QUESTION: Where do dinosaurs fit in? I have yet to read the entire Bible. My husband says it mentions behemoths. I know they are not very important to the true message, just my curiosity.
ANSWER: Sometimes those questions that may not seem that important really are. This is such a question. Your husband is correct when he says that the Bible mentions behemoths. He is referring to Job 40, which says:
Look at Behemoth, which I made along with you and which feeds on grass like an ox. What strength it has in its loins, what power in the muscles of its belly! Its tail sways like a cedar; the sinews of its thighs are close-knit. Its bones are tubes of bronze, its limbs like rods of iron. It ranks first among the works of God, yet its Maker can approach it with his sword. The hills bring it their produce, and all the wild animals play nearby. Under the lotus plants it lies, hidden among the reeds in the marsh. The lotuses conceal it in their shadow; the poplars by the stream surround it. A raging river does not alarm it; it is secure, though the Jordan should surge against its mouth. Can anyone capture it by the eyes, or trap it and pierce its nose? (Job 40:15–24)
This is a picture-perfect description of a large, plant-eating dinosaur. The sauropods were the grouping of the largest dinosaurs, with lengths over 100 feet and weights over 100 tons. They are said to have lived on all the continents, including Antarctica.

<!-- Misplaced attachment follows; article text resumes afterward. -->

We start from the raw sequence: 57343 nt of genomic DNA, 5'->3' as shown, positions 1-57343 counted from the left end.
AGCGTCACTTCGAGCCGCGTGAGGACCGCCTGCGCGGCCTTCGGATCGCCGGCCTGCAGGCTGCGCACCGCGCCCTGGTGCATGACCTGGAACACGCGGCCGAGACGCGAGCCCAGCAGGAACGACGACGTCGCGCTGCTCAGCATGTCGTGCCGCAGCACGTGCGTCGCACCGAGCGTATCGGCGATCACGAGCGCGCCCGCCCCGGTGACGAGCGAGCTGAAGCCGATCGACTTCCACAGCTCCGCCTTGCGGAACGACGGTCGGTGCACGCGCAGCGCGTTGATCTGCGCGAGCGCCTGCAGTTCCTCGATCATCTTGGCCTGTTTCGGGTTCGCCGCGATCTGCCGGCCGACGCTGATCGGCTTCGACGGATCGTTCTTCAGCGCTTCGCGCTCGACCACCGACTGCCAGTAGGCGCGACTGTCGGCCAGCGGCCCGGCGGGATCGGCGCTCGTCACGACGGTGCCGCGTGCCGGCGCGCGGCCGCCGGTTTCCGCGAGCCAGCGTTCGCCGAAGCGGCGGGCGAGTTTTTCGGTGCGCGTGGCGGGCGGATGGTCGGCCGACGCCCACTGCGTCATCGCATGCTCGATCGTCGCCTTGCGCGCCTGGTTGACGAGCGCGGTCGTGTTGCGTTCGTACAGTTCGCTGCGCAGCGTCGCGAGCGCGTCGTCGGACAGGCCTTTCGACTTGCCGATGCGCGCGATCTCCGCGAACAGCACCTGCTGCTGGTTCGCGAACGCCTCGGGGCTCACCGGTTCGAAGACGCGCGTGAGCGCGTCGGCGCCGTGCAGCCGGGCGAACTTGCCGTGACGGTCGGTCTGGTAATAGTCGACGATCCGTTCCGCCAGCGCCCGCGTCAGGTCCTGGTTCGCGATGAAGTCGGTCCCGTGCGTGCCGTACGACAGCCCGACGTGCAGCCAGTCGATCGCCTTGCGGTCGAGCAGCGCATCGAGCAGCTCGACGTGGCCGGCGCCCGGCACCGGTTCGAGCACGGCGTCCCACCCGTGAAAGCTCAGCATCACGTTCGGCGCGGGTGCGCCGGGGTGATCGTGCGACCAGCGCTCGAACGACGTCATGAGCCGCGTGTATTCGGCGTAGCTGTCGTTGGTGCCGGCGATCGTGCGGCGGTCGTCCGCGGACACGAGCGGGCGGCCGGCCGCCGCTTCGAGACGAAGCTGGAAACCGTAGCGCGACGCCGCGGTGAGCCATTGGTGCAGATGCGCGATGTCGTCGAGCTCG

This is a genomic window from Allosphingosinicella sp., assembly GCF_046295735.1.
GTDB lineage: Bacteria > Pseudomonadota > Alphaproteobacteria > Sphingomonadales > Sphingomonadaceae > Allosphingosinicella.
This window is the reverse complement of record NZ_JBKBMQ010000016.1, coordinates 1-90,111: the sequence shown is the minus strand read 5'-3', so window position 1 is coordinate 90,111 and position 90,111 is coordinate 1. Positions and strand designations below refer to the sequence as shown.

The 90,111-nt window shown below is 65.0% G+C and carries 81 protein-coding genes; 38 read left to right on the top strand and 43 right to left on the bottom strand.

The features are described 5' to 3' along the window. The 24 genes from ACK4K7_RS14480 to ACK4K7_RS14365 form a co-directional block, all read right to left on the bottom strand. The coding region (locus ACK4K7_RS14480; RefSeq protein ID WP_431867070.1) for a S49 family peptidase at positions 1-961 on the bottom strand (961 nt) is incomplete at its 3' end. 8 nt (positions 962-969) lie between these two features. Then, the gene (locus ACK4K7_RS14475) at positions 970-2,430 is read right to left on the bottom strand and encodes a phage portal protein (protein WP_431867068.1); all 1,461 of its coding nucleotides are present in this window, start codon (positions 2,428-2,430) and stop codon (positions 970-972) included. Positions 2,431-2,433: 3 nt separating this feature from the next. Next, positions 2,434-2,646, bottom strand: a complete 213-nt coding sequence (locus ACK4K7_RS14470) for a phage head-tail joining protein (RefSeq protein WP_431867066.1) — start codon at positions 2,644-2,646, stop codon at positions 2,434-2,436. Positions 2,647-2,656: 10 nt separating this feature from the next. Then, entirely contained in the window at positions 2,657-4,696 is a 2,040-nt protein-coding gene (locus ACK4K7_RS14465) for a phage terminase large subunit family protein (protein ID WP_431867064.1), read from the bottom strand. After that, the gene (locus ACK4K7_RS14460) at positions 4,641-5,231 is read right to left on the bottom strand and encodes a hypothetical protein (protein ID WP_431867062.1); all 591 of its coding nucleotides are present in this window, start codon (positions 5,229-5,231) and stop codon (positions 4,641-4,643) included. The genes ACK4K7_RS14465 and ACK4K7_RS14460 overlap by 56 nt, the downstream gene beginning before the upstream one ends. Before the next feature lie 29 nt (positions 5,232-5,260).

Job said this creature “ranks first among the works of God,” thereby identifying it as the largest land creature known to man. Job also said, “Its tail sways like a cedar,” clarifying that it is a large reptile. Mammals have tails very different from cedar trees.
The word “behemoth” comes from the Hebrew and means “very large plant-eating creature.” The word “dinosaur,” however, is quite recent and was coined in 1842 by Sir Richard Owen.
Ancient peoples living in the Mideast were very much aware of dinosaurs, as evidenced by their numerous artworks that clearly picture dinosaurs.
In the context of Job 40, God is comparing Job to the largest of His created animals in order to give Job a lesson in humility. When you are compared with a 100-ton dinosaur, it is easy to feel pretty small.
Part of this context involves the next creature described in Job, the “leviathan” in Job 41, a carnivorous animal described in verse 33 with the words: “Nothing on earth is his equal.” Until recently, it was impossible to identify what this creature might have been. However, in 1997 the skeletal remains of Sarcosuchus imperator (SuperCroc) were unearthed in the Sahara Desert. The description in Job 41 is a perfect fit for SuperCroc, a crocodilian like today’s crocodiles, but 10 times bigger—weighing in at 10 tons. SuperCroc was almost twice as big as Tyrannosaurus rex and had a full complement of body armor besides.
All of this not only made Job look small, it also underscores the integrity of the Book of Job, an integrity that ultimately points to the truth of its overarching message, so powerfully stated in chapter 19: “I know that my redeemer lives, and that in the end he will stand on the earth. And after my skin has been destroyed, yet in my flesh I will see God” (Job 19:25–26).
And we pray, come Lord Jesus.
Rev. Charles Keeler
Resurrection Lutheran Church
Winter Haven, FL